Scientists have successfully grown human stem cells in a pig embryo, creating pig-human hybrids, which the researchers describe as interspecies chimeras. The group of scientists published their work on Thursday, Jan. 26, in the prestigious science journal Cell.
While still in the early days, the experiment might one day lead to lab-grown human organs inside of other animals that can be transplanted into those who need them, potentially saving thousands of lives.
The ‘chimera’, or human-animal hybrid, was created by injecting human stem into early-stage pig embryos. These hybrid embryos were then transferred into surrogate sows and allowed to develop until the first trimester.
The human stem cells grew and formed part of the tissue of the pig embryos, although they did not become piglets as they were removed at 28 days.
The effort involved some 1,500 pig embryos and took four years, far longer than initially estimated, due to the complicated nature of the experiments.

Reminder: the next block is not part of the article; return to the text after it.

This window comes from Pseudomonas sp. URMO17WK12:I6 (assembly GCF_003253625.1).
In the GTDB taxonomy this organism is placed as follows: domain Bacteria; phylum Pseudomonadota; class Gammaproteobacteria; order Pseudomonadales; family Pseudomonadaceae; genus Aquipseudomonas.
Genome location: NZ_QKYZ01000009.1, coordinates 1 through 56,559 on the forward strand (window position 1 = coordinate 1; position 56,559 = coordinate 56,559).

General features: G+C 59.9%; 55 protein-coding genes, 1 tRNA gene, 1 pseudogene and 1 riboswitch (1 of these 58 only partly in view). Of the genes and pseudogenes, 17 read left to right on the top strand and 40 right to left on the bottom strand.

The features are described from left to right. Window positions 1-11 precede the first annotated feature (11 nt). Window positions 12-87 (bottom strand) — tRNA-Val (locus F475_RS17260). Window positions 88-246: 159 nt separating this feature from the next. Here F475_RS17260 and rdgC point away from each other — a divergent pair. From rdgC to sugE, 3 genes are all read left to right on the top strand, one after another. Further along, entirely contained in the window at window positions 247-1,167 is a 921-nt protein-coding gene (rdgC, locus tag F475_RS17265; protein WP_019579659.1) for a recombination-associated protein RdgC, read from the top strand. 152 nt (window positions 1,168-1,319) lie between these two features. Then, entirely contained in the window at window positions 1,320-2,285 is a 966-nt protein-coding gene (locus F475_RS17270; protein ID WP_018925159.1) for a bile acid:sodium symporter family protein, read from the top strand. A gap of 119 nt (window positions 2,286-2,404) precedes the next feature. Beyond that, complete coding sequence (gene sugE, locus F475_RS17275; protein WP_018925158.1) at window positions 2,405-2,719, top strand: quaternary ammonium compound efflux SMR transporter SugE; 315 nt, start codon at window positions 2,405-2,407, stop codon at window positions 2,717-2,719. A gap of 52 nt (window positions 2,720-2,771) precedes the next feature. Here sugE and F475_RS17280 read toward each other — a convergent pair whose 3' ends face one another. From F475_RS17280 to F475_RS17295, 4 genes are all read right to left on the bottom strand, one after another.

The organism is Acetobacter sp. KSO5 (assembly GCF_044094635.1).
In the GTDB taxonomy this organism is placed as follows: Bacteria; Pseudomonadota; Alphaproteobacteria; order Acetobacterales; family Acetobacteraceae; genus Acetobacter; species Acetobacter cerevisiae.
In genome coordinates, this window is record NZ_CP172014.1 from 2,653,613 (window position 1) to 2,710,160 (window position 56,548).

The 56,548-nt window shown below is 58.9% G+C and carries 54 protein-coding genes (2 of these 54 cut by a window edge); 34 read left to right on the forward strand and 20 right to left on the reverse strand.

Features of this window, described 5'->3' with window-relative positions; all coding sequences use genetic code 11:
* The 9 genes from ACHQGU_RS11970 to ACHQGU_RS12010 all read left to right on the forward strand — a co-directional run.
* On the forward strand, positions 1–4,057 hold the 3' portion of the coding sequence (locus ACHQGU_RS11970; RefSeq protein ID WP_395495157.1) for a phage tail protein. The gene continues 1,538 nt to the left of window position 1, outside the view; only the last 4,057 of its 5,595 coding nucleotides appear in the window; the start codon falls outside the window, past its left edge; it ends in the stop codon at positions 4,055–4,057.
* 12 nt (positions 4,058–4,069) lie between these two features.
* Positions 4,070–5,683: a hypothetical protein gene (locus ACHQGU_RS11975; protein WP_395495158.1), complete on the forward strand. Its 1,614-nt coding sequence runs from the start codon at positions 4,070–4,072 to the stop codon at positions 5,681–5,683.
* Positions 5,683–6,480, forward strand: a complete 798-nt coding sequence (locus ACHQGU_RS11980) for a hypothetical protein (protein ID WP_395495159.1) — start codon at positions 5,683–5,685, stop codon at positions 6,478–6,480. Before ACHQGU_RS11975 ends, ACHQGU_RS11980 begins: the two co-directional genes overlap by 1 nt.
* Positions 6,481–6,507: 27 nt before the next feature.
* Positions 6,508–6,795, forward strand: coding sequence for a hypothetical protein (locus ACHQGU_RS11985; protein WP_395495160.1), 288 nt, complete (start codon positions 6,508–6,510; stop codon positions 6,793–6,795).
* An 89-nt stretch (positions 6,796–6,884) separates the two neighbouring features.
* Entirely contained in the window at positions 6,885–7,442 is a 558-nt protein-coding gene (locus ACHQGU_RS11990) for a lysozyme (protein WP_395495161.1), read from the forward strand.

The notion of creating human-animal mixtures has stoked controversy and raised ethical questions, particularly since the experiments could theoretically lead to the creation of animals with human qualities, and possibly intelligence.
Twenty-Two (22) people die every day in the United States waiting for an organ transplant, and a person is added to the waiting list every 10 minutes, Which is why many people think it’s important that this research continues.
No one really has any answers to these ethical questions, which is partly what makes the research seem so scary. In fact, the National Institutes of Health (NIH) has previously issued a moratorium on human chimera research, which they say they are in the process of lifting.